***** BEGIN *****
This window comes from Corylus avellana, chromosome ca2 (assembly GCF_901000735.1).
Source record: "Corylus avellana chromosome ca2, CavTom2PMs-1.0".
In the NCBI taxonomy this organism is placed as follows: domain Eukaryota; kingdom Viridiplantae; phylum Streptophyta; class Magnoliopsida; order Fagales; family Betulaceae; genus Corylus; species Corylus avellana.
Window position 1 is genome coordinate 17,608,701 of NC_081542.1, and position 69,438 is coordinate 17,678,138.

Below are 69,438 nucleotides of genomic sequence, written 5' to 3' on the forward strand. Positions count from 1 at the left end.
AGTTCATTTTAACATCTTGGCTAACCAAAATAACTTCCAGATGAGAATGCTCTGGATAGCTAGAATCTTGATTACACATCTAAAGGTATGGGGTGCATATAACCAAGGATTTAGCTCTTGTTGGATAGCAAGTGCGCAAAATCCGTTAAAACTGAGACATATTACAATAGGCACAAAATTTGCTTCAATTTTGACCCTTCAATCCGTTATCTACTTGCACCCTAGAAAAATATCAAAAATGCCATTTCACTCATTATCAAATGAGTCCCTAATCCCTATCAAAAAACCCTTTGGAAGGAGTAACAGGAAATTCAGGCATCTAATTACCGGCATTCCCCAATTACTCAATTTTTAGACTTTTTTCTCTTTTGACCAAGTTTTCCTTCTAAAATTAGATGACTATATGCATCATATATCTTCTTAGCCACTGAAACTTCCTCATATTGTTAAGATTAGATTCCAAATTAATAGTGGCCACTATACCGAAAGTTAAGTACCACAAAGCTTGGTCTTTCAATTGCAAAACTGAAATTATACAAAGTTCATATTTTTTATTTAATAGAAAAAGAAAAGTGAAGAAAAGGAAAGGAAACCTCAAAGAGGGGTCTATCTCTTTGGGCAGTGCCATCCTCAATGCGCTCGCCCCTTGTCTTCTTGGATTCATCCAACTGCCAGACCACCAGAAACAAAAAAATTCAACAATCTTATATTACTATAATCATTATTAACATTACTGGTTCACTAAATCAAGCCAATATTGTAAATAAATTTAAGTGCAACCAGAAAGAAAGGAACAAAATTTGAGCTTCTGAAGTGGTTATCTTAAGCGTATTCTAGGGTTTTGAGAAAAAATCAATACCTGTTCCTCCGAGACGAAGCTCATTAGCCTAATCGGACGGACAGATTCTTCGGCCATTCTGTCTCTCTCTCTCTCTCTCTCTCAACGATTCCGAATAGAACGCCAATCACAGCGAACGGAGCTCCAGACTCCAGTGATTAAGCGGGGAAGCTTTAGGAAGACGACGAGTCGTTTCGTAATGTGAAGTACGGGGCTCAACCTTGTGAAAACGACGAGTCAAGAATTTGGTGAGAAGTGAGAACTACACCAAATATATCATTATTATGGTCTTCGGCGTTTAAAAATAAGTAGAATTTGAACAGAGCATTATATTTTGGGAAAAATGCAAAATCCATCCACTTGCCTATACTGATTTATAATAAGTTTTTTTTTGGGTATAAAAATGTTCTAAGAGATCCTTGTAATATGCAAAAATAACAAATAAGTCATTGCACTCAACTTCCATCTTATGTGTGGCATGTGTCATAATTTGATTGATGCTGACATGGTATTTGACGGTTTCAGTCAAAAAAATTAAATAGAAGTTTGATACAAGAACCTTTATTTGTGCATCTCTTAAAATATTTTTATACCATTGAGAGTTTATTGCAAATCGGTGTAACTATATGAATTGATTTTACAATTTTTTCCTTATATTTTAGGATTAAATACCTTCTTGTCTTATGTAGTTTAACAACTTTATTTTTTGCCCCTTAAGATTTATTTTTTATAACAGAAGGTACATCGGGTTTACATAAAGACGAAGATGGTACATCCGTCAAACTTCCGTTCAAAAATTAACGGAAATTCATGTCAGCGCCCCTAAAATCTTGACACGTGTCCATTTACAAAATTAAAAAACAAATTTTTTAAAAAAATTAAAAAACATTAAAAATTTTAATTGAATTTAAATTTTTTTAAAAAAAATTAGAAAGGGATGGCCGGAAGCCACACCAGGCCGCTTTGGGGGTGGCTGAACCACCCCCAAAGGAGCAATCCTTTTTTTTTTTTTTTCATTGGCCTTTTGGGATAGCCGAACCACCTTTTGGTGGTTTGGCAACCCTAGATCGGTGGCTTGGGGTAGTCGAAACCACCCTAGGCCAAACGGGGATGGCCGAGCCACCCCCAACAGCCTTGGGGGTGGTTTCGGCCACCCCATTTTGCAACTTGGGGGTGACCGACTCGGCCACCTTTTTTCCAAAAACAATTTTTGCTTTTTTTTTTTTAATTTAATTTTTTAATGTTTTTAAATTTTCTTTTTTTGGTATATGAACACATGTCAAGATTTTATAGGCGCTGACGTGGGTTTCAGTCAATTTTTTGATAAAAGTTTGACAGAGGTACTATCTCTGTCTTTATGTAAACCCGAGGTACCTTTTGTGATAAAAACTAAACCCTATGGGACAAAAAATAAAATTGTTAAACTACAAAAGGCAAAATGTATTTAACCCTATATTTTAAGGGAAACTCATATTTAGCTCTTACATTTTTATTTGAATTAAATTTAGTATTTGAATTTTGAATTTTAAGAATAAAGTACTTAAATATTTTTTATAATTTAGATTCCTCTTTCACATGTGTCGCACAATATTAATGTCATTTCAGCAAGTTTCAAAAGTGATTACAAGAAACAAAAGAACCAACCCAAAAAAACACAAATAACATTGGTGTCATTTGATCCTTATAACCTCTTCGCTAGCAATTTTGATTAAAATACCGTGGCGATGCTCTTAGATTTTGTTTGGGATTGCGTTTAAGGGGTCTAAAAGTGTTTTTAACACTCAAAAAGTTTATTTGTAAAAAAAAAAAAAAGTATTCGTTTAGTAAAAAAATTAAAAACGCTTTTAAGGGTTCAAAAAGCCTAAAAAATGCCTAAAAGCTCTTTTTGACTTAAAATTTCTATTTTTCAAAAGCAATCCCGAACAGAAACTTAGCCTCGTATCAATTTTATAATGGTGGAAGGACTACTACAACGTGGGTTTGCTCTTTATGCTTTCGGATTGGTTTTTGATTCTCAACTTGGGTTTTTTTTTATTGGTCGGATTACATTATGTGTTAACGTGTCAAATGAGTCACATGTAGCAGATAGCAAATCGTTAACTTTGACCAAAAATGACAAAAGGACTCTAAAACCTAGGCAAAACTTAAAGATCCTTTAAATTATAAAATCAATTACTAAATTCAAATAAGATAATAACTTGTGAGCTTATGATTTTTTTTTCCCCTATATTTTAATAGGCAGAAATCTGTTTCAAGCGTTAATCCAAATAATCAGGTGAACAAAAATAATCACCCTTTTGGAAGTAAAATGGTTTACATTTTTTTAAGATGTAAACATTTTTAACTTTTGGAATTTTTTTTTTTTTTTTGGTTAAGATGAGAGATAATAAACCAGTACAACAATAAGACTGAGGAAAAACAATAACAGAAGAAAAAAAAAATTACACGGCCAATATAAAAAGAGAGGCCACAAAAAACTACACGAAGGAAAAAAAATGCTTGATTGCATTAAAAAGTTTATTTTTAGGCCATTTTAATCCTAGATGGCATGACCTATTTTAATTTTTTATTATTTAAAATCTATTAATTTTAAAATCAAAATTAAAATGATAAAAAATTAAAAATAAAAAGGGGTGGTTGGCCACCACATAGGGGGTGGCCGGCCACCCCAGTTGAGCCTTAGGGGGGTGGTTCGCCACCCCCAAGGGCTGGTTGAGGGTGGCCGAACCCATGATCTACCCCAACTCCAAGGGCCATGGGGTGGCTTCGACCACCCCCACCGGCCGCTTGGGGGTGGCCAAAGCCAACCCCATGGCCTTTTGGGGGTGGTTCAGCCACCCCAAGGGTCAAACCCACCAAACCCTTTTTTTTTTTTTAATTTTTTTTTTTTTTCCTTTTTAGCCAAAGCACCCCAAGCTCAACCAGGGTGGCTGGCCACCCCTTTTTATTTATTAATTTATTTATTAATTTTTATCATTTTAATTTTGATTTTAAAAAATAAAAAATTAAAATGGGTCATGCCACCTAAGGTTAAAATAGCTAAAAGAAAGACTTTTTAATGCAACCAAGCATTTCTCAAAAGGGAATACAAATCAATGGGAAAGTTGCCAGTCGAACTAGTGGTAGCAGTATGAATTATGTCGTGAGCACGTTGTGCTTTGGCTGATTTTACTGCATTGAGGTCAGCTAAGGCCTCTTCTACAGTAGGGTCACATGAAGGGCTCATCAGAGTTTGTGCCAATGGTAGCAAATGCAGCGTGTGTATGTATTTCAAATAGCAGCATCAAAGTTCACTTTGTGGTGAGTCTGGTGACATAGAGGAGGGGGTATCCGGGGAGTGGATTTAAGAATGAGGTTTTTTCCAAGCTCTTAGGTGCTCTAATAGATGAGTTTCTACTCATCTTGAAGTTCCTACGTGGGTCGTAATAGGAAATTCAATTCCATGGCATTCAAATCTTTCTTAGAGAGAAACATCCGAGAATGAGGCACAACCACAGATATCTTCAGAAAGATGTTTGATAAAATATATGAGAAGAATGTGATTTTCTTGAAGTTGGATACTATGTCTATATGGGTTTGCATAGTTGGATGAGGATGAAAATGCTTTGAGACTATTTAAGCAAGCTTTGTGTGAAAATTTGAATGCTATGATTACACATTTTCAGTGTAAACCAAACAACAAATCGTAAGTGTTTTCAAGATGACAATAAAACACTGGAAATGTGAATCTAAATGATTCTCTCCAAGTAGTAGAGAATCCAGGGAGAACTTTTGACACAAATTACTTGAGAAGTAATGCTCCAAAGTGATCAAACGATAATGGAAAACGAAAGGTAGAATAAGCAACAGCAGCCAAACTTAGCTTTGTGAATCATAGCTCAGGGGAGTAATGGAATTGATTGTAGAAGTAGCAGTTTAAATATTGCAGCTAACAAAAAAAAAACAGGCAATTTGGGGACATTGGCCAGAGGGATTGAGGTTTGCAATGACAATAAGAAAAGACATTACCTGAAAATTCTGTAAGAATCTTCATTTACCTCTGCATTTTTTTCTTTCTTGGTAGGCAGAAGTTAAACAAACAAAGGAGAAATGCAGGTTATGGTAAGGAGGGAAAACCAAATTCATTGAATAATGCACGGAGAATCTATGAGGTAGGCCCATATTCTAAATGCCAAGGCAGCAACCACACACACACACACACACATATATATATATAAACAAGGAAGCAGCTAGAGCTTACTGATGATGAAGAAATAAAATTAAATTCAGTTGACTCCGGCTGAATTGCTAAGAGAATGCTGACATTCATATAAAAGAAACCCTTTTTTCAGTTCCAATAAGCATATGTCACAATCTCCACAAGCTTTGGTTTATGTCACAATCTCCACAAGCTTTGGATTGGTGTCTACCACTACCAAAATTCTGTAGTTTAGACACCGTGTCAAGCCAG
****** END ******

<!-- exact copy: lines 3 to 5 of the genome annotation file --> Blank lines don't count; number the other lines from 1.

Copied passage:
In the NCBI taxonomy this organism is placed as follows: domain Eukaryota; kingdom Viridiplantae; phylum Streptophyta; class Magnoliopsida; order Fagales; family Betulaceae; genus Corylus; species Corylus avellana.
Window position 1 is genome coordinate 17,608,701 of NC_081542.1, and position 69,438 is coordinate 17,678,138.

Below are 69,438 nucleotides of genomic sequence, written 5' to 3' on the forward strand. Positions count from 1 at the left end.